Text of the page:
Learning a foreign language carries many lifelong benefits other than just knowing the language itself, especially if learned at an early age. Learning a foreign language can be done more efficiently as a child, and can open up many opportunities for later in life while being cognitively beneficial.
When it comes to learning a foreign language, the younger you begin the more efficient you will be. Younger brains learn much easier than adult brains because the brain is designed for language acquisition to take place between birth and adolescence. The brain is much more flexible during this time and contains a wider window of opportunity for learning new things. Unlike adults, children do not have to work past the barriers set by their first language. Adults learning a foreign language have to get used to grammatical strategies, letters and characters, and conjugations that are different from their original language. On the other hand, children can learn both languages side by side so that they can take elements from both to help in learning the other. Both languages will register with a kid more clearly this way and they will not have to deal with the confusion that they would if they had learned only one language primarily. Children are also better at learning foreign languages because they are able to mimic the sounds and accents that are crucial to speaking the language better than adults can. Studies have shown that people begin to lose the ability to reproduce new sounds by the ages of 8 to 12 so that they would never be able to mimic exactly some of the sounds and accents of other languages. Learning the language younger can avoid this issue and allow children to sound just as good as native speakers when speaking a language.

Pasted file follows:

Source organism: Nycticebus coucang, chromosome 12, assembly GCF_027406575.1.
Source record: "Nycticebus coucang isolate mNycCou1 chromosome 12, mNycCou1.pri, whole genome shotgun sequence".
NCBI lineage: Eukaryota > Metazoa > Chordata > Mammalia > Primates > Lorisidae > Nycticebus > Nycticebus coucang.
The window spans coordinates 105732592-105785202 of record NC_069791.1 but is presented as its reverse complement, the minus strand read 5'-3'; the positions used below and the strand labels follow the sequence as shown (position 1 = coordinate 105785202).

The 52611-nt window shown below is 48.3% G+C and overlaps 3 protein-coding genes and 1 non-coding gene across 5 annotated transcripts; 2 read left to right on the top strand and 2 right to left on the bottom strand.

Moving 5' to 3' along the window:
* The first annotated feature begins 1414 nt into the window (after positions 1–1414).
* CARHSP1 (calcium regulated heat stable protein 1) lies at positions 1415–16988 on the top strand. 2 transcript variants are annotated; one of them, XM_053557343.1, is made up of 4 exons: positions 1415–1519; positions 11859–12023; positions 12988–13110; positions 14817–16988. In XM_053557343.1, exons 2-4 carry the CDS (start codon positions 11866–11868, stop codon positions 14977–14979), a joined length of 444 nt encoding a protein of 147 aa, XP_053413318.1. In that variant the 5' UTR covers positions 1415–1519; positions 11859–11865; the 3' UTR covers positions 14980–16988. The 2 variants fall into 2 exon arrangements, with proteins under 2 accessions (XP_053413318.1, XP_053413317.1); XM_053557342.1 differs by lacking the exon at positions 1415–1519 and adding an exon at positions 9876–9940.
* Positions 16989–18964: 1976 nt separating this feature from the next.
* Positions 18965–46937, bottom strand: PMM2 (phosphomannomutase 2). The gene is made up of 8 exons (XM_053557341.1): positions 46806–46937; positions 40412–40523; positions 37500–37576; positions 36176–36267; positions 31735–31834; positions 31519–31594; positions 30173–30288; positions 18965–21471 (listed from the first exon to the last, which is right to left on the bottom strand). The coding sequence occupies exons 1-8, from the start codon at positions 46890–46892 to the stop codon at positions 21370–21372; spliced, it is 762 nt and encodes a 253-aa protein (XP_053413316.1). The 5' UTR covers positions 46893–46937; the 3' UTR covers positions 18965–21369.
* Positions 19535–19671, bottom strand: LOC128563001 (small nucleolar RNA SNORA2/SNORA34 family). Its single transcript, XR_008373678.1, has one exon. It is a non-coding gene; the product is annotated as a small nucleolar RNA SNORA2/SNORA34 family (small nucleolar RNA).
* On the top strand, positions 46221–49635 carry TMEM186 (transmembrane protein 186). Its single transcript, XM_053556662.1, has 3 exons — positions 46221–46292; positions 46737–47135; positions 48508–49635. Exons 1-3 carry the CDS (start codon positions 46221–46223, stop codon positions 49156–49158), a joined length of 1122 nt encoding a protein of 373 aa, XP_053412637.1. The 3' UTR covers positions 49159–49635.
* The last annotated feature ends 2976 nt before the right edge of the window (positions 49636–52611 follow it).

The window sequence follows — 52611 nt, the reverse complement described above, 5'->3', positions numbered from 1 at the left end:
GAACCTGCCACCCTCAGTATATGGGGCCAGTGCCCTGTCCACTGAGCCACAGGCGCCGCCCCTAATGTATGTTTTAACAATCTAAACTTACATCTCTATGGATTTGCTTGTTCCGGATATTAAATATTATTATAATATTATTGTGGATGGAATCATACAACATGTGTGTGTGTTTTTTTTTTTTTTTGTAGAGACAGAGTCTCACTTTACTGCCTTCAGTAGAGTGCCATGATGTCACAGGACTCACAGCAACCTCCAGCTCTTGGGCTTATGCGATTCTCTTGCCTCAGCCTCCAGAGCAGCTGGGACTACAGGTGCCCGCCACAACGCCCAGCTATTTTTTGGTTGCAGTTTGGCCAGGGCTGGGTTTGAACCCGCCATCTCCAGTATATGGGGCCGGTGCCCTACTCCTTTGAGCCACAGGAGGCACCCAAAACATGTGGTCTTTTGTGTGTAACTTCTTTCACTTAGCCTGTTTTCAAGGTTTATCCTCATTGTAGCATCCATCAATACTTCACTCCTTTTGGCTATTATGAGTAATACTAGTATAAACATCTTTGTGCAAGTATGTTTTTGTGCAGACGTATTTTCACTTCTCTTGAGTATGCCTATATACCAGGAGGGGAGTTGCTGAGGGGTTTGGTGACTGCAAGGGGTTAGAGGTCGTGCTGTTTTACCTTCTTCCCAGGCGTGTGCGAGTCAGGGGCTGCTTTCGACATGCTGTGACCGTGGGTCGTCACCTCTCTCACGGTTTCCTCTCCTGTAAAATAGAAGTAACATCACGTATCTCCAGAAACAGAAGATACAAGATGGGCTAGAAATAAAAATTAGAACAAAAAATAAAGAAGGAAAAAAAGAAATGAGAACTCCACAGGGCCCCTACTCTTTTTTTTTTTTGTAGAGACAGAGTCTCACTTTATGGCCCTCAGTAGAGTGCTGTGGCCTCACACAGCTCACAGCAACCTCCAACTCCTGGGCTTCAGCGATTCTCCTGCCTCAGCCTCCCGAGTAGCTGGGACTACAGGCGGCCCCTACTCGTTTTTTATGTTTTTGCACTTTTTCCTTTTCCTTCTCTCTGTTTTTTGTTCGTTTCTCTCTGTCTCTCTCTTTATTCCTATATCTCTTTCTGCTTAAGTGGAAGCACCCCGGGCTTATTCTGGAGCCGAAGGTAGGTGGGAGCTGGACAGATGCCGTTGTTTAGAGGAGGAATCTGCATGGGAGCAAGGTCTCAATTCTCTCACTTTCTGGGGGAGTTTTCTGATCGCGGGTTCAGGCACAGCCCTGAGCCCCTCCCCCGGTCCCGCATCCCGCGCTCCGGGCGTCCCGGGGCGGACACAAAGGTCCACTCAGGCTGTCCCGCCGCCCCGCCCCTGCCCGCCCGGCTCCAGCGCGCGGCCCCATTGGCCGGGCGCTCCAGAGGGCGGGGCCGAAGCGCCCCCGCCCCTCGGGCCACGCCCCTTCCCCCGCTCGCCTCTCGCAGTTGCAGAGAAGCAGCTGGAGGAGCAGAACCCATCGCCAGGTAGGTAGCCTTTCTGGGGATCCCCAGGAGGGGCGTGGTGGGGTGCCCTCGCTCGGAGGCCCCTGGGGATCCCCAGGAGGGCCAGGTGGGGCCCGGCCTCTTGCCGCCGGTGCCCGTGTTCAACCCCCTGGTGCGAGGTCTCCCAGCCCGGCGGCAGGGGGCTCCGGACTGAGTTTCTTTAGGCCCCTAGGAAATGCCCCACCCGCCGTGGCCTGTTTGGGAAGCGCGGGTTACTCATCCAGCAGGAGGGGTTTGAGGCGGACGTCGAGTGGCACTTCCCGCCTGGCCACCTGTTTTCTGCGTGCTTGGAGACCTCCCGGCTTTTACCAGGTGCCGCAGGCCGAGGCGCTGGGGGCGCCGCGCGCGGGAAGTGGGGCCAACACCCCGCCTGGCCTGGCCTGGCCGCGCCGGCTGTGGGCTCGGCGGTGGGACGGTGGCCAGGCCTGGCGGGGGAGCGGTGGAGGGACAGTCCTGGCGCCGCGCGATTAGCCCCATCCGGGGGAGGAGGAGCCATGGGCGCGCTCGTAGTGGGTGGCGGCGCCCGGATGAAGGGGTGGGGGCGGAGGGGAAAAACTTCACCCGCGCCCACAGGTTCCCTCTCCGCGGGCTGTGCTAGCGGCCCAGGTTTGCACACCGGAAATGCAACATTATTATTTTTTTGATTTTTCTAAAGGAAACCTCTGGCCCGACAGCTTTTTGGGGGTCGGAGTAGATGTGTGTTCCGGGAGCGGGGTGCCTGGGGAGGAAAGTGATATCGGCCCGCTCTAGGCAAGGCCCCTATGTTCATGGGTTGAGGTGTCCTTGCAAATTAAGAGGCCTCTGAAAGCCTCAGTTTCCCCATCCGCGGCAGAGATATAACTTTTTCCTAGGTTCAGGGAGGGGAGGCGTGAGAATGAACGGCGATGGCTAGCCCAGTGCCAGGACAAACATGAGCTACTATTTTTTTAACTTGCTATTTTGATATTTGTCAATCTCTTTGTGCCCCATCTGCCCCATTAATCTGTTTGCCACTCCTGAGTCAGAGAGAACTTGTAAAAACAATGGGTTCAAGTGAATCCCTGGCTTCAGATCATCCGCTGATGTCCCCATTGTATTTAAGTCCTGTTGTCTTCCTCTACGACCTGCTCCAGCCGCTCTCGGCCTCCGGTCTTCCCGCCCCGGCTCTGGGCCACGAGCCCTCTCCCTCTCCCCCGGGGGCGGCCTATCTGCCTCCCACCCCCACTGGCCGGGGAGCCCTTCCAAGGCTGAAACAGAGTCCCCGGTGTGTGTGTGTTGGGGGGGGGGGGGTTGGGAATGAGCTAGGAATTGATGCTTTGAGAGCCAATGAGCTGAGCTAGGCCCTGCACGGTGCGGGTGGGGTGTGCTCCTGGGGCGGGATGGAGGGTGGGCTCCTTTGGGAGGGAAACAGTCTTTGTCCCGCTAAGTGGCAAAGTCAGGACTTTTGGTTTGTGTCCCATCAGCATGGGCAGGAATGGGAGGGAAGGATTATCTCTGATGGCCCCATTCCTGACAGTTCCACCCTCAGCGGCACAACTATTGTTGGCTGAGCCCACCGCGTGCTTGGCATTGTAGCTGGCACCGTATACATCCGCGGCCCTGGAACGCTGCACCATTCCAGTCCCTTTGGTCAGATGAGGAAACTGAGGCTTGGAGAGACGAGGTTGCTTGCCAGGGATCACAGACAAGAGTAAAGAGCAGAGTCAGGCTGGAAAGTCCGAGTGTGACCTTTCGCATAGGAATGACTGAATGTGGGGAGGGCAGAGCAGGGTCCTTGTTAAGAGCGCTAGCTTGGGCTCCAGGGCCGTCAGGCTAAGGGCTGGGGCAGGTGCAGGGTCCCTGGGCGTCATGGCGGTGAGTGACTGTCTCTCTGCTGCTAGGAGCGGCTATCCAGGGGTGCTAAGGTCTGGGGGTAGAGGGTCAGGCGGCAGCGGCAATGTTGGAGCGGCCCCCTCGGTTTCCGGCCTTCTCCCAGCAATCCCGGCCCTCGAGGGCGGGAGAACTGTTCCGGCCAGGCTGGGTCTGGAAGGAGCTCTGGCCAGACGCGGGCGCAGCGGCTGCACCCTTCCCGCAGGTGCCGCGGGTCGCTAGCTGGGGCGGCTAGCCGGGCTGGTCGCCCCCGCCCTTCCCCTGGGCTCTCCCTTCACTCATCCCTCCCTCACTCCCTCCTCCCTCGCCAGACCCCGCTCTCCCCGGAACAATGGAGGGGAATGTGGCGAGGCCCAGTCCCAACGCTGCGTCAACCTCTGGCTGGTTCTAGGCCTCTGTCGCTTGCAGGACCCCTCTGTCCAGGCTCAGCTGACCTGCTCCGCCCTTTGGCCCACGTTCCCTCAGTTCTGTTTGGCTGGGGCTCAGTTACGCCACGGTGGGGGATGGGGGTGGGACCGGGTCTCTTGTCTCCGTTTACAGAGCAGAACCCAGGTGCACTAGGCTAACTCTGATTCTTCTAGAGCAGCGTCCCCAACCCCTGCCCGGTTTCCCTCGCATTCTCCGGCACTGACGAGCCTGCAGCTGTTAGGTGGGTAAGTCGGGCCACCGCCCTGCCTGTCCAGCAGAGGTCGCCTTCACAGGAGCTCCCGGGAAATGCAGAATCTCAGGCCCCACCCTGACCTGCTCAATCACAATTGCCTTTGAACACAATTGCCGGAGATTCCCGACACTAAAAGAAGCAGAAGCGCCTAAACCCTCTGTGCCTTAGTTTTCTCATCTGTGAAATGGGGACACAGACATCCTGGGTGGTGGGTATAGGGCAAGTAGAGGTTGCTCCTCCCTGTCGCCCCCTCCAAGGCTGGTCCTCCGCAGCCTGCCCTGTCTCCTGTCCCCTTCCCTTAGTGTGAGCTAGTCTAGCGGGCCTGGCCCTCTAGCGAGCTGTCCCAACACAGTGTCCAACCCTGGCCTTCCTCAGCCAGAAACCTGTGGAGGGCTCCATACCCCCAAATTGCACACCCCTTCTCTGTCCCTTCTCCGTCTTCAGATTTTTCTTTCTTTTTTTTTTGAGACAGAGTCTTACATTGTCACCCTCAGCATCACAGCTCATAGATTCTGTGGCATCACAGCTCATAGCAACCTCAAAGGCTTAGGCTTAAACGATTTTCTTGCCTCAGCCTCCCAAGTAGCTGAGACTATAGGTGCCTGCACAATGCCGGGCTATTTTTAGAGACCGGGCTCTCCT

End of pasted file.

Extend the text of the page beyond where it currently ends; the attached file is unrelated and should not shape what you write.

Learning a second language can open many doors to children and give them advantages throughout the rest of their life. Learning a foreign language also requires children to immerse themselves in another culture which will...
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